Sunday, February 12, 2012
Which one is for you, GNOME or KDE?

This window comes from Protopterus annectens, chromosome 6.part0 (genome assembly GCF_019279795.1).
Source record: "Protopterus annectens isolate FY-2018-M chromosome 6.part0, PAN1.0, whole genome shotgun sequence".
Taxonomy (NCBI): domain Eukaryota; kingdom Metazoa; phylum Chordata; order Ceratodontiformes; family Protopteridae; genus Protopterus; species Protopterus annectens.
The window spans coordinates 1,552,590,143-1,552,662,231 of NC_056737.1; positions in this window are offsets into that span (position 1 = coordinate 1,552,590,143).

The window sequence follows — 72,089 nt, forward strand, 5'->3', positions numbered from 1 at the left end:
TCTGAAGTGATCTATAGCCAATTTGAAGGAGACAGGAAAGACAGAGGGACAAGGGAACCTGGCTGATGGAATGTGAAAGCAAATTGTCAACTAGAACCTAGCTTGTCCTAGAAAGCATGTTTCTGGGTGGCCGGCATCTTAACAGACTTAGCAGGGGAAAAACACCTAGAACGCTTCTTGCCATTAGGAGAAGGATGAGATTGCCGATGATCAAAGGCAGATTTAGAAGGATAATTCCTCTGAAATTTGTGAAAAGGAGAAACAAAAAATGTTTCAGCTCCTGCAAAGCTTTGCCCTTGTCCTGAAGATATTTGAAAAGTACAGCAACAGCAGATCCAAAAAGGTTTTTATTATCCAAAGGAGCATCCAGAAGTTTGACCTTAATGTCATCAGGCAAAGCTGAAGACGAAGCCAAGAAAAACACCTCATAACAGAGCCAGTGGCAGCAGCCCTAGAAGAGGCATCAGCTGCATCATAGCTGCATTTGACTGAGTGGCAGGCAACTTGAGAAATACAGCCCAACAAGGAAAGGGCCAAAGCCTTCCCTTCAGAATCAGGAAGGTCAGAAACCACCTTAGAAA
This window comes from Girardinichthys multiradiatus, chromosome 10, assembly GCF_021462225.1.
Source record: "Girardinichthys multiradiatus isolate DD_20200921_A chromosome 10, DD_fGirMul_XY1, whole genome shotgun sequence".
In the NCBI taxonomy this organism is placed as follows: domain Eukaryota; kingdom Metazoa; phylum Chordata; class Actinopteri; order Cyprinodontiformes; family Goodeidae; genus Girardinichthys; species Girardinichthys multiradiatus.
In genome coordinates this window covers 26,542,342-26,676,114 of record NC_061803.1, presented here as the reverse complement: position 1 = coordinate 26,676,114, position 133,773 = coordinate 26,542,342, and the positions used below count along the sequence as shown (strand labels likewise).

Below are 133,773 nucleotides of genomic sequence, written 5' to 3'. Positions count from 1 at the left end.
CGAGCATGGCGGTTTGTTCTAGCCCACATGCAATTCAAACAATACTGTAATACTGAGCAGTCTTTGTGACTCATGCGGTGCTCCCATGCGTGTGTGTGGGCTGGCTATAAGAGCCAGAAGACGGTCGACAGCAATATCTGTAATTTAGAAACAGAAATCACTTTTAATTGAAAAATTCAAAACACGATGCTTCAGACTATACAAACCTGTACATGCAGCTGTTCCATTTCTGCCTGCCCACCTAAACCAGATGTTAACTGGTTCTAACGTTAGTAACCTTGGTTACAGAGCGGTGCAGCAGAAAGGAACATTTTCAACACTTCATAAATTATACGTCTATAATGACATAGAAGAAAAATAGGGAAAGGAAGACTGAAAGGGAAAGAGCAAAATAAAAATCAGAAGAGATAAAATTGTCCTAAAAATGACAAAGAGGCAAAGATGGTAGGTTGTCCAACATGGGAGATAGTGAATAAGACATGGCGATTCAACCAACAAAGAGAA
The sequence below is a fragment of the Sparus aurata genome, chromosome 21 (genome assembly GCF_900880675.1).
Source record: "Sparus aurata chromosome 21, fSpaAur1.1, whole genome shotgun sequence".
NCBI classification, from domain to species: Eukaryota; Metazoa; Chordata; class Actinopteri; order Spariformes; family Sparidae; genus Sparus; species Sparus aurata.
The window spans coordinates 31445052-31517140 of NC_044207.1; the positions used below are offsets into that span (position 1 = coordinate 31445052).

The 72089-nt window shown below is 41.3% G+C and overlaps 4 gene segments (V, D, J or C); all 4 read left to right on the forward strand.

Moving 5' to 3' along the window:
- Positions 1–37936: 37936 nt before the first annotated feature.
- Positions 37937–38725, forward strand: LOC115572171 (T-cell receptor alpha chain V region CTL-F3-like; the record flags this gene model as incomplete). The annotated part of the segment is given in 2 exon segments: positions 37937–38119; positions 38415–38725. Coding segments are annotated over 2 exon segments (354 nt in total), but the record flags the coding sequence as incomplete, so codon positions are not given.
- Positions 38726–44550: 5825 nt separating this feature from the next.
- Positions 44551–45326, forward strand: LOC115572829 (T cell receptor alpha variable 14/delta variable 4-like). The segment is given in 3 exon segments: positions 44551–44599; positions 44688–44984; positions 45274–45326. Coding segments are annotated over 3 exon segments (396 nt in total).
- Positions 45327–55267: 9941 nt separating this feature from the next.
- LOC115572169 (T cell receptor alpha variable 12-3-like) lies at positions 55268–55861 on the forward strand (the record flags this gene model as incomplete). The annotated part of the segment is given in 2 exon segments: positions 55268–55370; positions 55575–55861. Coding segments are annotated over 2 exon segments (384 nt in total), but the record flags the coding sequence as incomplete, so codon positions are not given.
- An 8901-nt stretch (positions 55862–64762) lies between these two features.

A few months back, when Fedora 16 was about to go live, I thought it would be a good idea to compare the latest from KDE and GNOME back to back, not only under the same hardware, but also under the same distro. I thought Fedora would provide a perfect scenario for both contenders to show their strengths, specially considering that 3.2 was the first major update to get to the still young GNOME Shell. Unfortunately, I faced a number of problems with Fedora 16 which I have already discussed here, which put the whole comparison idea to bed for a while. Recently I decided to give Fedora another try and, after using a couple workarounds, I was been able to install both the GNOME and KDE Verne impersonations on my HP 2740p tablet. After working quite consistently with both for some time, I realised that the article I had envisioned didn't really make much sense. Yes, there are many things that differentiate KDE from GNOME, but both have got to the point where they offer great results, so an in depth comparison wouldn't really work in practical terms. In reality, GNOME and KDE mostly differ in terms of the approach they take to achieve the same goal, a great desktop manager. Is one better than the other? I really cannot say, to be honest. Long gone are the days when GNOME was way more responsive and stable, where many KDE applications were not up to par. Both KDE and GNOME offer end users a great set of tools to do a huge array of things, so it really boils down to two different philosophies that will appeal to two different types of users. The way I see it, it is quite easy to draw comparisons between these two and two types of cars. THE FANCY SPORTSCAR Yes, KDE is like a fancy Italian sports car: Beautiful, stylish, powerful and ridiculously customizable, still unorthodox, not the most reliable and a bit of a rebel at heart. The enthusiastic KDE user, like the wealthy collector who owns a fancy Italian sports car, enjoys the car and the journey every bit as much as getting to his destination. It's not all about getting from A to B, but about the experience. It is fantastic to sit back and enjoy the roaring of that beautiful Italian engine, to step out of the car to witness it in all its beauty, to play around with its hundreds of gadgets... and if a problem happens every now and then that delays getting to our destination, it's all part of the experience, forgiveable. Just like that, KDE sports a beautiful desktop, amazing effects, window decorations and a million and one options available a few clicks away. It also includes many powerful applications and an edgy approach, but the sometimes quirky workaround or the seldom crash are never too far away. THE JAPANESE UTILITARIAN Along the same lines, I think GNOME is a bit like a trusty utilitarian. Practical, rock solid, optimised for productivity, barely customizable, but totally ready to get to the destination quickly and safely. In this case, getting there is what matters most, the journey is, well... secondary. GNOME's first aim is to stay out of the way to allow the end user to become as productive as possible. The applications included live by the same rules, and while customization and looks are definitely there, they take a back seat to stability and productivity. WHICH ONE IS FOR YOU? Personally, while I have trouble digesting some of its shortcomings, I tend to enjoy KDE better. Not only do I have a ball reshaping my desktop to my heart's content, I simply have to admit it has improved leaps and bounds and some of the many original concepts it was set to push forward (activities, the semantic desktop, plasma, etc.) are finally coming together. In addition, the project has some great applications such as Kate, Akregator, Gwenview, K3B or Amarok and thanks to the rapid QT development, it is always improving fast. KDE is a very live project, with a personality and goals that are anything but orthodox, and I kinda like it that way. GNOME, on the other hand, is perhaps a bit more mature, a well-rounded idea built around the concept of removing all obstacles between the operating system and whatever the user is trying to accomplish, and in that regard, it excels. If I had to set up a professional environment, I would probably go with it. Its shell is optimised for productivity, and everything from notifications to system settings are designed to distract users as little as possible. Fancy effects are gone and crazy customization options have simply disappeared. Things just work, so users can concentrate on the task at hand. Features like the new accounts setup, where simply entering your credentials to Google (for example) will be enough to set up the system calendar, inbox and address book, are a bliss. Unfortunately, things like this one are not solid in KDE, sometimes not even working at all, which is a shame. So there you have it, two fantastic desktop managers with two very different approaches towards the same goal. It's not so much about which one is best, but about which offers more of what you are after. Which one suits you best?